Backup and Restore Software

If you are looking for backup and restore software to maintenance your SQL Server databases use SQLBackupAndFTP. Database backups present a really complicated theme. This article will assure that you have the info you need to get backups.

Backup and Restore Software

If you need to make schedule backups use SQLBackupAndFTP. All you need is to create a backup job, which will make all work for you.  Also, you can use One-Click SQL Restore. This is the simple free tool that restores full SQL Server database backups created using T-SQL Command or SQLBackupAndFTP tool.

Recovery models offered by SQL Server.

Before creating a backup plan with the help of backup and restore software learn SQL Server recovery models. Each backup within SQL Server is impacted by the transaction log. The processes of transaction log management are operated by the database Recovery Models. There are certainly three recovery models:

  1. Simple. All transactions are written to the log. Just after a checkpoint, every committed transaction is always removed from the log also called truncating the log. You have to note, that no point-in-time recovery is impossible.
  2. Full. All transactions are created to the log. The log can only be truncated with a log backup procedure. Point-in-time recovery with this recovery model is possible.
  3. Bulk-logged. All transactions are written to the log other than some sort of minimally logged operations like INSERT INTO or BULK INSERT. The log can just only be truncated with a log backup operation. Point-in-time recovery is possible provided that no minimally logged operations are in any of the requisite log backups.

Use Backup and Restore Software to Create a Backup and Recovery Strategy

A frequent dilemma is how to start considering a backup plan. It is known that you shouldn’t make a backup plan, but you should make a recovery strategy that lets you restore the SQL Server database with the lowest loss. The backup strategy should permit you to meet your Recovery Time Objective (RTO) and Recovery Point Objective (RPO).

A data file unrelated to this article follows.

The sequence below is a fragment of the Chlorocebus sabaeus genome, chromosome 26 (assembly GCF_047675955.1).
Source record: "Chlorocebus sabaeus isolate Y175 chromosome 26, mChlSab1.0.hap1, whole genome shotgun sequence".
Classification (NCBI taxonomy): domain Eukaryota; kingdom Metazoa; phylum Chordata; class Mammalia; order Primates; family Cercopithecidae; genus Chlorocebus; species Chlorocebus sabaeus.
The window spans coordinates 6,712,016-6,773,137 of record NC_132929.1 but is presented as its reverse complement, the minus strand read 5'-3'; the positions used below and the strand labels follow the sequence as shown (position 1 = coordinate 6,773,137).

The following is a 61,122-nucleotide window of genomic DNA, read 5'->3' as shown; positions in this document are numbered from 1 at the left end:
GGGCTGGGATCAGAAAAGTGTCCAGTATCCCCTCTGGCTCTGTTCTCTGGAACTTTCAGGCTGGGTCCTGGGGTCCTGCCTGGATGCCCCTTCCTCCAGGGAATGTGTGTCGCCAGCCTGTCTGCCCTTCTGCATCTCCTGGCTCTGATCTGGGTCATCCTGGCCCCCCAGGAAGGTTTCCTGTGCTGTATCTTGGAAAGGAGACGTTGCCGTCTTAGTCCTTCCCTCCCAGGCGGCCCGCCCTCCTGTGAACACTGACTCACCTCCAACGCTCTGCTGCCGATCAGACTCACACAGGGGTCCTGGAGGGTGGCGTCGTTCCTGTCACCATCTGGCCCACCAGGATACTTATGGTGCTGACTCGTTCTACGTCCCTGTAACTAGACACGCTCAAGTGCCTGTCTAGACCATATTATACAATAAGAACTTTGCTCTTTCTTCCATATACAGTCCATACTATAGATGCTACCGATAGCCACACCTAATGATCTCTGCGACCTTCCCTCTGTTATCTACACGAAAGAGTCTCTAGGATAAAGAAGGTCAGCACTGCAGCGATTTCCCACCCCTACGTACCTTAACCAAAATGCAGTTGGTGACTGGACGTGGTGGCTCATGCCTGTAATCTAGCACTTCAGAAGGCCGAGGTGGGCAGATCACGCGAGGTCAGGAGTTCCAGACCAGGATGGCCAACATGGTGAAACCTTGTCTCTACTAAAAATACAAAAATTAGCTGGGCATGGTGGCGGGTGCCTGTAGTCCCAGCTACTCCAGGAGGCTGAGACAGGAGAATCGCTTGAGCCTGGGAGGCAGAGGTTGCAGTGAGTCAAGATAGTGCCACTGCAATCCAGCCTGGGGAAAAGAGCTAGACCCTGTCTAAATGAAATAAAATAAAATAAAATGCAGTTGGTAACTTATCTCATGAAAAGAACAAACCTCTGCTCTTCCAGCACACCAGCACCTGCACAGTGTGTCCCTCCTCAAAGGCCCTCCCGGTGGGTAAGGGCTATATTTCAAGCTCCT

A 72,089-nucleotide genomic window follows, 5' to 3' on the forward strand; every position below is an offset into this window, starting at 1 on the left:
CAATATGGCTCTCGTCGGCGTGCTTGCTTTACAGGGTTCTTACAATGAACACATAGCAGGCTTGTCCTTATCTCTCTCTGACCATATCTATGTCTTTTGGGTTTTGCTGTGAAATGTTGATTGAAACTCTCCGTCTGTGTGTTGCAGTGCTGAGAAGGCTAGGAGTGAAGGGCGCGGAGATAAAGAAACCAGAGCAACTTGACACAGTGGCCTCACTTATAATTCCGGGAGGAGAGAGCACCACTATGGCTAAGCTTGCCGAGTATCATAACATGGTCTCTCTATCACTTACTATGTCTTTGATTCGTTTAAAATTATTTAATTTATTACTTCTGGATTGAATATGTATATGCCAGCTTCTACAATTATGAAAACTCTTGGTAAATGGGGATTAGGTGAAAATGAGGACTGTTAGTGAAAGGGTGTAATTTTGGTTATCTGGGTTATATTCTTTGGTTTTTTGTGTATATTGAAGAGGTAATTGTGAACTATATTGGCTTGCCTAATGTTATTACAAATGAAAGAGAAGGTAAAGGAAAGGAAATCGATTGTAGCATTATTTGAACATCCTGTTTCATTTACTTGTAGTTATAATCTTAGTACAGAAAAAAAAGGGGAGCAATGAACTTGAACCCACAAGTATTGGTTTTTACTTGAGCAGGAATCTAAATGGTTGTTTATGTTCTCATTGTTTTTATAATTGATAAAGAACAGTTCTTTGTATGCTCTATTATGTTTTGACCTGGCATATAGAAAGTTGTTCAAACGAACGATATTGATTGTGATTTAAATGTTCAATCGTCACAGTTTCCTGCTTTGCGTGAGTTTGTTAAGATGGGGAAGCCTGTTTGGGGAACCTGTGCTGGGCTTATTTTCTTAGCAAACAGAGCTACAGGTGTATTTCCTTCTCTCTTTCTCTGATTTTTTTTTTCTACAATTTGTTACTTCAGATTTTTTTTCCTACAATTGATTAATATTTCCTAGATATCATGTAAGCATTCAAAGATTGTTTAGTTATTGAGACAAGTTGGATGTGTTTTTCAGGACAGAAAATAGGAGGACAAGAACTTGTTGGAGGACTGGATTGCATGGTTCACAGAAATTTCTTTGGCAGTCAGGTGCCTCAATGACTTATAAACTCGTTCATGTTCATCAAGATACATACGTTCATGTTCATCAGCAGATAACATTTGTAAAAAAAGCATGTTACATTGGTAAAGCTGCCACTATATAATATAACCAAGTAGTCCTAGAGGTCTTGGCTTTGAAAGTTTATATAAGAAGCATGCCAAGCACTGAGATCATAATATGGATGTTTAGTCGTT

Only Full Backup

With a strategy that just includes full backup, you’re pretty limited in what you can do with restores. Basically, you can just recover the time of each full backup. If the failure happens at 20:59 on Monday, just before the next full backup is scheduled, then all the changes since the last full backup could be lost. As a result, if data loss requires to be stopped and the data cannot be recreated, log backups are also included. Nevertheless, you create such a backup strategy with the help of backup and restore software.

Full plus Differential Backups

Assume that the log backups are usually taken each 15 minutes. In the event that all the backups are ready, this indicates that the database can be recovered to any point in time. Nevertheless, this still is quite possibly not the most useful strategy. What if a disaster occurs at 20:59 on Monday with this strategy? The first thing would be to take a tail-of-the-log backup and right after that get started restoring.

To restore the database up to the point of the failure would mean recovering last Monday’s full backup and then all log backups for the previous week. Based on how much churn there was in the database through the full week that could be an awesome amount of transaction log that will take a long stretch of time to replay. That’s clearly not a perfect restore plan, but it’s a frequent plan in the subject. If you have a strategy like this, make sure that you’ve practiced doing a restore so you understand whether you can meet your RTO in the case of a problem. Such backup strategy can be created with the help of backup and restore software

Full, Differential and Transaction Log Backups

To decrease this problem, some plans choose more regular full backups, but these might be really large to take every day, for instance. The alternative is to use differential backups, that only contain the data that has been modified since the last full backup.

With this strategy, recovering from a failure at 20:59 on Monday is a lot faster. Keep in mind that a differential backup is cumulative, so the recovery plan is the Monday full backup, the 00:00 Monday differential backup, and all the log backups from Monday. Having the differential backup from 00:00 Monday means that all the log backups earlier that can be forgotten, as the differential backup covers the same as the net result of recovering all these log backups. Create such kind backup plan with the help of backup and restore software


This had been a really quite simple and planned example, but it clearly displays the benefits of each backup type. Once you’ve planned your backup strategy, ensure that you test it to make sure that it allows you to perform your desired restores.

This is a very simple example. A user had a corrupt database and desired to recover with absolutely no data loss. They were unwilling to use their backups and tried running recovery on a duplicate of the database, but it had to delete data, forcing them into applying their backups. It turned out that they had a full backup from May plus a log backup every fifteen minutes up to July! The user thought they had a great backup strategy – full recovery model plus log backups – but their backup strategy didn’t let them do the recovery that they wanted.

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